Streaming Virtual Texturing

An overview of Streaming Virtual Textures.


Streaming Virtual Texturing (SVT) is an alternative way to stream textures in your project from disk, having several advantages—along with some disadvantages—when compared to existing mip-based Texture Streaming in Unreal Engine 4 (UE4).

Traditional mip-based texture streaming performs offline analysis of material UV usage and then at runtime decides which mip levels of a texture to load based on object visibility and distance. This process can be limiting because streaming data considered is the full texture mip levels. When using high-resolution textures, loading a higher mip level of a texture can potentially have significant performance and memory overhead. Also, mip-based texture streaming decisions are made by the CPU using CPU-based object visibility and culling. Visibility is more conservative—meaning something is more likely to be loaded than not—to avoid objects popping into view. So, if even a small part of the object is visible, the entire object is considered visible. The object loaded including any associated textures that may be required to stream in.

In contrast, the virtual texturing system only streams in parts of the textures that are required to be visible. It does this by splitting all mip levels into tiles of a small, fixed size. The GPU determines which of the of the visible tiles are accessed by all visible pixels on the screen. This means that when an object is considered visible, it's communicated to the GPU which loads the required tiles into a GPU memory cache. No matter the size of the texture, the fixed tile size of the SVTs only consider the ones that are visible. Tile visibility is computed on the GPU using standard depth buffers causing SVT requests to only happen for visible parts that affect pixels.

Enabling Virtual Texturing

In the Project Settings under Engine > Rendering > Virtual Textures, check the box next to Enable virtual texture support.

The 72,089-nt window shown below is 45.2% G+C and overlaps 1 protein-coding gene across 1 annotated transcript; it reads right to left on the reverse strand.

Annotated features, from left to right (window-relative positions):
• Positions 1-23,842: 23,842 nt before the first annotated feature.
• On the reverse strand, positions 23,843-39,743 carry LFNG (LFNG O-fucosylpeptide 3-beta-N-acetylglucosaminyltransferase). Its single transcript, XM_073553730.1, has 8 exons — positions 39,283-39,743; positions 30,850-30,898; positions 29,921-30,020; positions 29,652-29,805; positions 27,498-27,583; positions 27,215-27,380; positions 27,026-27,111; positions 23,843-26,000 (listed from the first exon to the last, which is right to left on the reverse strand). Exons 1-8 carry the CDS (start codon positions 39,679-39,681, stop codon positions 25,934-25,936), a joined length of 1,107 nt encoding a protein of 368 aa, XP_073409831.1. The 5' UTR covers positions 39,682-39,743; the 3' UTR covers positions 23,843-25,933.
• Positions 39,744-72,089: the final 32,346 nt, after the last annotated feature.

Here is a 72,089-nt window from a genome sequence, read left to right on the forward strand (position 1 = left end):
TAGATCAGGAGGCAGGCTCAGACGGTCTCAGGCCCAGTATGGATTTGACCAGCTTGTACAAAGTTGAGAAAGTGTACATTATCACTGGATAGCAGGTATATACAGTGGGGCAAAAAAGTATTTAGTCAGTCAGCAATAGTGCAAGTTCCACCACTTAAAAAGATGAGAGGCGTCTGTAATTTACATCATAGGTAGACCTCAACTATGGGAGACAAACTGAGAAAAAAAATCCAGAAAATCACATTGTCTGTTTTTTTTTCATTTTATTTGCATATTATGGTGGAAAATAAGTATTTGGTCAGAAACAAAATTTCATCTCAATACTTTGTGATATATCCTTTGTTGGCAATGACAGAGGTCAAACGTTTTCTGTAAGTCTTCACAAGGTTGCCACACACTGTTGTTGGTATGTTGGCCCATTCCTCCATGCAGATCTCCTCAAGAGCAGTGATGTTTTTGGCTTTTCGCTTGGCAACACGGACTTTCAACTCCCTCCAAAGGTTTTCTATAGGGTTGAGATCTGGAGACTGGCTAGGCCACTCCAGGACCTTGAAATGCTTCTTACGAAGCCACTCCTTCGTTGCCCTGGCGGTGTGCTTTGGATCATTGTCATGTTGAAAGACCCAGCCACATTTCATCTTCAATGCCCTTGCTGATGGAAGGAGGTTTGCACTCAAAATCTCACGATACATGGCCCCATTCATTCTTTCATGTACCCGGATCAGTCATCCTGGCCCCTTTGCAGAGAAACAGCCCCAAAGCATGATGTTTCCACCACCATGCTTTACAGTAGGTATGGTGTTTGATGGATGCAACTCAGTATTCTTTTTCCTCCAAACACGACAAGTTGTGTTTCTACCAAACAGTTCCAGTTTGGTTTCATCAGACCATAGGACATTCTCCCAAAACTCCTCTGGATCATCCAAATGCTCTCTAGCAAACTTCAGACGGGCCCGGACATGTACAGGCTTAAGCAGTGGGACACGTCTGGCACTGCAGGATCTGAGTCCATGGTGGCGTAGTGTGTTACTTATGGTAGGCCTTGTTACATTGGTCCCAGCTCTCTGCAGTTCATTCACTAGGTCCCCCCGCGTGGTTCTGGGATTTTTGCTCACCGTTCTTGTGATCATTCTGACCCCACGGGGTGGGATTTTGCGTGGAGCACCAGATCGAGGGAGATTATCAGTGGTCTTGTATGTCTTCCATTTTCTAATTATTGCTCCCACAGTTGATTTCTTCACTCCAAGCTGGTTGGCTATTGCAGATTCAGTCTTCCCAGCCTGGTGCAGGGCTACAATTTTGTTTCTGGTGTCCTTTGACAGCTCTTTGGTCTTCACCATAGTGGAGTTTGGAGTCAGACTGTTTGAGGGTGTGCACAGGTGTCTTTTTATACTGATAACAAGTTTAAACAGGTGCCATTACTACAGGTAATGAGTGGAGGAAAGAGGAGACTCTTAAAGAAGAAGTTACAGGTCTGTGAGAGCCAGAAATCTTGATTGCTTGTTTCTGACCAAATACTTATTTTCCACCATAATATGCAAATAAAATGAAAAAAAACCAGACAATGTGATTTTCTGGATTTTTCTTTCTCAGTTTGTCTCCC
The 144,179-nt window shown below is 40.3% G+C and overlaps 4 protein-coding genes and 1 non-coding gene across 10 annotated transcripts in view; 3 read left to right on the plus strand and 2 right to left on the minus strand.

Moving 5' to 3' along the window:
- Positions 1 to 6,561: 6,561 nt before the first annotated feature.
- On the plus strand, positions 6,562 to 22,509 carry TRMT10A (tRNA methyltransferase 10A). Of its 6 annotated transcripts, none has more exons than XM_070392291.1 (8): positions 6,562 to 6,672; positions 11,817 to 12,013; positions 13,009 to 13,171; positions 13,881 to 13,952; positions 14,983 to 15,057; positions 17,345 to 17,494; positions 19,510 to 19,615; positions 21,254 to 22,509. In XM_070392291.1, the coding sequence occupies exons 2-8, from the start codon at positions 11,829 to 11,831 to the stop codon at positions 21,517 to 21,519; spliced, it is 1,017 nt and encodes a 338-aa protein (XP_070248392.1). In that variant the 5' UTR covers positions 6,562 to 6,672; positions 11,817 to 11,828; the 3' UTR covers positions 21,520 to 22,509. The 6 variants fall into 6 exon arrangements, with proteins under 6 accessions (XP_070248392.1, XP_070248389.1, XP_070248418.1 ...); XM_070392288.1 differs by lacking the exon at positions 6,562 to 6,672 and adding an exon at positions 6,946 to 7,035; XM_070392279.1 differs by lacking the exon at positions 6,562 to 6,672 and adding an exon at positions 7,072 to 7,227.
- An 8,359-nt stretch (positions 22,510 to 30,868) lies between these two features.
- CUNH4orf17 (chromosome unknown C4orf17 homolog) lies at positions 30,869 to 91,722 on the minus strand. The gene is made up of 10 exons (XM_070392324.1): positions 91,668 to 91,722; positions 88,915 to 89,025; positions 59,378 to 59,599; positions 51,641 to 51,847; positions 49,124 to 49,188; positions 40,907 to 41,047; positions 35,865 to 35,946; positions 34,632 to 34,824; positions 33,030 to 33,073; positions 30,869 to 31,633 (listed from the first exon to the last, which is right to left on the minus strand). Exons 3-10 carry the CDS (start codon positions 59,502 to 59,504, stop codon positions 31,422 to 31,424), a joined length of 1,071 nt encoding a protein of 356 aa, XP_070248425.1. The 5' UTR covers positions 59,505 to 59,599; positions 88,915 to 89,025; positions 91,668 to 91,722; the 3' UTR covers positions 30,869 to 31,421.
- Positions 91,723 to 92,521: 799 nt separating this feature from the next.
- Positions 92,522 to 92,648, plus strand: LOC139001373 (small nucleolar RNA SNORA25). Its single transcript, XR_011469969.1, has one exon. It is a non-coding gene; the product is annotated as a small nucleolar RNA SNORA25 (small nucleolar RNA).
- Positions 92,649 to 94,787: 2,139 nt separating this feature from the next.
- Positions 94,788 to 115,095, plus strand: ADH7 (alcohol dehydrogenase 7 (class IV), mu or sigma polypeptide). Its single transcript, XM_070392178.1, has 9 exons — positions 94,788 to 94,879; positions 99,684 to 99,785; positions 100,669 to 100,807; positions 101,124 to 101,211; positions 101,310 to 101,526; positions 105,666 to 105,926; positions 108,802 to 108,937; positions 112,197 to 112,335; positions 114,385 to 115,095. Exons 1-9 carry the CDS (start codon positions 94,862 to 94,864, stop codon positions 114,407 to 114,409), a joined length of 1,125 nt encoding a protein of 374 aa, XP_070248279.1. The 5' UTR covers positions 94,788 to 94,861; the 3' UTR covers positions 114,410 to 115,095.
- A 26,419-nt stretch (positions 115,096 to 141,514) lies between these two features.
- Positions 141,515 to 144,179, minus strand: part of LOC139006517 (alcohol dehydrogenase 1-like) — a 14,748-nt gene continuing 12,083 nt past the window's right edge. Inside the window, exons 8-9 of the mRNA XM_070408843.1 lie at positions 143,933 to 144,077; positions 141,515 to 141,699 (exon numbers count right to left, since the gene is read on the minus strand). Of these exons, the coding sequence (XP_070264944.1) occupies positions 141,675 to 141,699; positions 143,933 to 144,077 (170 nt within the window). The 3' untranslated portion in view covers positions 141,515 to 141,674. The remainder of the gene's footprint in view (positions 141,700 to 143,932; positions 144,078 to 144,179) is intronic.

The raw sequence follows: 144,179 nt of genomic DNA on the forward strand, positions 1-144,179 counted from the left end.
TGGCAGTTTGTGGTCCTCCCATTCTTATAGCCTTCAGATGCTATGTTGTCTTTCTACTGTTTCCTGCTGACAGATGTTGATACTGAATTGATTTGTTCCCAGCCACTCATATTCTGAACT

Click image for full size.

Under the Editor > Texture Import > Virtual Textures category in the Project Settings, you can specify a minimum texture size to consider newly imported textures for SVT. If a texture meets that minimum size, Virtual Texture Streaming will be enabled for that Texture Asset automatically.

For information on these settings, see Virtual Texturing Reference page.

Converting Textures and Materials

Enabling virtual texturing for your project means that Textures and Materials require some setup to work correctly; the Texture must enable Virtual Texture Streaming support, and the Material's Texture Samples are required to use a Virtual Sampler Type instead of a non-Virtual one.

Choose from the options below to properly set up your textures and materials for use with SVT.

Conversion Menu Option

  1. Select any Texture Asset in the Content Browser that you want to convert to use SVT.

  2. Right-click to open the context menu and select Convert to Virtual Texture.


    This menu option also enables you to convert from a virtual texture to a regular texture as well.

  3. The Convert To window lists any Texture(s) that have been selected and any Materials that reference them.


  4. Click Ok to start the conversion process.

During the conversion process, Texture Assets will have Virtual Texture Streaming enabled for them in their Texture Editor settings. Materials that reference the selected texture(s) will convert the Texture Sample nodes to use the Virtual Sampler Type instead of the non-Virtual Sampler Type.

Manual Conversion

  1. Open the Texture Editor for a given Texture Asset by double-clicking it in the Content Browser.